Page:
New Jersey, Montreal, and Ottawa. Those are the Flyers’ three opponents this week.
Stink, stank, and stunk.
Then again, the Flyers fit that description for most of the previous three weeks as they put up lousy offensive numbers, got two coaches fired — including a guy who has collected the eighth-highest win total in NHL history — and dropped to near the bottom of the Metropolitan standings.
Despite their crash and their lack of depth amid a laundry list of injuries, the Flyers still have enough time to regroup and sneak back into the playoff race.
The parity-driven NHL loves it that way. Lose 10 straight, as the Flyers did recently, and you still have a chance to play in the postseason because the league is filled with mediocrity.
This brings us back to New Jersey, Montreal, and Ottawa, the Grinch’s favorite teams. Those clubs have already combined for 33 more losses than wins, and the Flyers need to beat them and reestablish themselves after the hot mess they created under dismissed head coach Alain Vigneault.
They took the first step Tuesday, blasting the shorthanded Devils — three of their players missed the game because of the league’s COVID-19 protocol — and their ill goalie, Mackenzie Blackwood, 6-1, at the Wells Fargo Center. On Thursday the Flyers are in Montreal (6-21-3), and Saturday they host Ottawa (9-16-1), which has suddenly won five of six, including consecutive wins over Tampa Bay and Florida.
Cam Atkinson was Tuesday’s headliner. He scored his seventh career hat trick and keyed an attack that equaled its highest output all season as the rejuvenated Flyers whipped a New Jersey team that had beaten them, 5-2 and 3-0, during their 10-game nosedive.
Amazing what a little confidence will do for a team. You could see it in the Flyers’ body language and their aggressive forecheck, in their attack mentality, and in their suddenly pinpoint passing.
“I think it all started in Vegas, playing the right way, playing with structure,” said Atkinson, referring to a 4-3 victory Friday that started this season-best, three-game winning streak. “I think you get rewarded when you’re playing the right way. And obviously coming home after those two wins, we wanted to make it harder for them to come into this rink.”
After losing their first two games under interim coach Mike Yeo, the Flyers have rediscovered their scoring. Atkinson was Exhibit A on Tuesday, but it was also eye-opening to see the team’s defensemen more involved in the offense.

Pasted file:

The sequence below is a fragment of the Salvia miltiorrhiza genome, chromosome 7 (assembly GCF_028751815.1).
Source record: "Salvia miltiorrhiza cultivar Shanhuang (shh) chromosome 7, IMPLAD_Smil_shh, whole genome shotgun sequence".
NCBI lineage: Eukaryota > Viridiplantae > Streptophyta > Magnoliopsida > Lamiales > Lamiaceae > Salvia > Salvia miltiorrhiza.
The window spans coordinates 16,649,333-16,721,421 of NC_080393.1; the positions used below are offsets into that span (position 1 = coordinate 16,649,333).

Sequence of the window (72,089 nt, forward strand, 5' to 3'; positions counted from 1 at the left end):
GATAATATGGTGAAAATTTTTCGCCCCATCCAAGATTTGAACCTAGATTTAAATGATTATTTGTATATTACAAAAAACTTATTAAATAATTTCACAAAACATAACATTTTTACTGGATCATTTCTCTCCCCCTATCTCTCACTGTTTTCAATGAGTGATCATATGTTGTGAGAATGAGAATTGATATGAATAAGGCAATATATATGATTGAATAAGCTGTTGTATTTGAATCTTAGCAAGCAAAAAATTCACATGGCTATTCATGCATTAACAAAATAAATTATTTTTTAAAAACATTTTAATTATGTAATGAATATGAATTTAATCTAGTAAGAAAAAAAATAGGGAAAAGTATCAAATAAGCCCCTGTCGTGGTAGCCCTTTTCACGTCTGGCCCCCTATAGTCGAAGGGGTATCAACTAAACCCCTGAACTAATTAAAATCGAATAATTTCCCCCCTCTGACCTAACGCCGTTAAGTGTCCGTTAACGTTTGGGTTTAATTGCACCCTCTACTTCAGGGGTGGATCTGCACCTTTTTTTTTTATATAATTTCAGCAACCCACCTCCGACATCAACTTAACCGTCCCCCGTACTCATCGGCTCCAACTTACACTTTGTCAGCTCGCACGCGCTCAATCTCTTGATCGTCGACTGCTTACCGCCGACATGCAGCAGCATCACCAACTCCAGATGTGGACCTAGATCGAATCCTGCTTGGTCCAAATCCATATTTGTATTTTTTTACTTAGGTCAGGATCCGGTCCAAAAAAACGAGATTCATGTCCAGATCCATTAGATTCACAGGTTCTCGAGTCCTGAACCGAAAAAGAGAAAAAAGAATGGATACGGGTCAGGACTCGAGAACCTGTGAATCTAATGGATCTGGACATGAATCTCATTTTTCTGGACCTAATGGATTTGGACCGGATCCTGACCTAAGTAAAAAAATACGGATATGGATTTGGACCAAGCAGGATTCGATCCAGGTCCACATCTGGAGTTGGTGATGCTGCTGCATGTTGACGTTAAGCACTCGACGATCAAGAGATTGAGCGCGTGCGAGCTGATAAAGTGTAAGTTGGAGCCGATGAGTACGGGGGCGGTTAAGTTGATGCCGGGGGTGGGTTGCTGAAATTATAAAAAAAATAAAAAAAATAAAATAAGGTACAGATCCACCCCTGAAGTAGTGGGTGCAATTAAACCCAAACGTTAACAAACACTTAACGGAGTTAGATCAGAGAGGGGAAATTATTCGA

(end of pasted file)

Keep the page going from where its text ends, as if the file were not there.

The defense combined for two goals, seven points, and a plus-10 rating. Goals by defensemen Travis Sanheim and Justin Braun helped set the tone as the Flyers built an early 3-0 lead and coasted from there.
Ending a drought
“We want to get back on the offense,” said Sanheim after scoring his first goal of the season. “That’s how we’re going to be better defensively, working together as a group, transitioning quick and playing in the offensive zone. We did a good job of that tonight.”
Sanheim (two points, plus-3), Ivan Provorov (two points, plus-3), and Rasmus Ristolainen (two primary assists, plus-2, six hits) contributed greatly from the back end.
The Flyers don’t usually have a lot of firepower up front — they entered the night 27th out of 32 teams in goals scored per game (2.53) — so they need their defensemen to be more offensive than they have shown, especially Sanheim, who looked like he would become a consistent double-digit goal scorer a few years ago before tailing off the last two seasons.
“I don’t think you can have success without your defense being part of the offense,” said Yeo, whose team will get more production from the defense when the injured Ryan Ellis returns to the lineup, perhaps later this month. “What I liked about it tonight was that they weren’t forcing the issue, and you look at the offense that came from our blue line tonight, a lot of it was literally from the blue line. It’s not like they were forcing the issue up the ice [or] getting caught in bad positions.”
Yeo said the forwards “did an outstanding job playing the game in front of our defensemen, creating turnovers. When that happens and you’re playing in the offensive zone, that’s opening up time and space for them up top. And obviously recovering those pucks and getting it to them. I’ll just say that everything is always connected. Your defense is not going to have success without your forwards, and vice versa, so it was nice to see that.”
The Flyers have averaged four goals per game, scored four or more goals in four of five games, and are 3-2 overall under Yeo. They averaged just 1.6 goals in Vigneault’s last 17 games, never topping three in any of those contests.
And, so, with two-thirds of the season remaining, they are somehow just five points out of a playoff spot despite losing 10 straight at one point.
“Our mindset every single day has to be to continue to grow our game,” Yeo said after the Flyers’ first home win in almost a month, “and the confidence we can have coming out of that is huge.”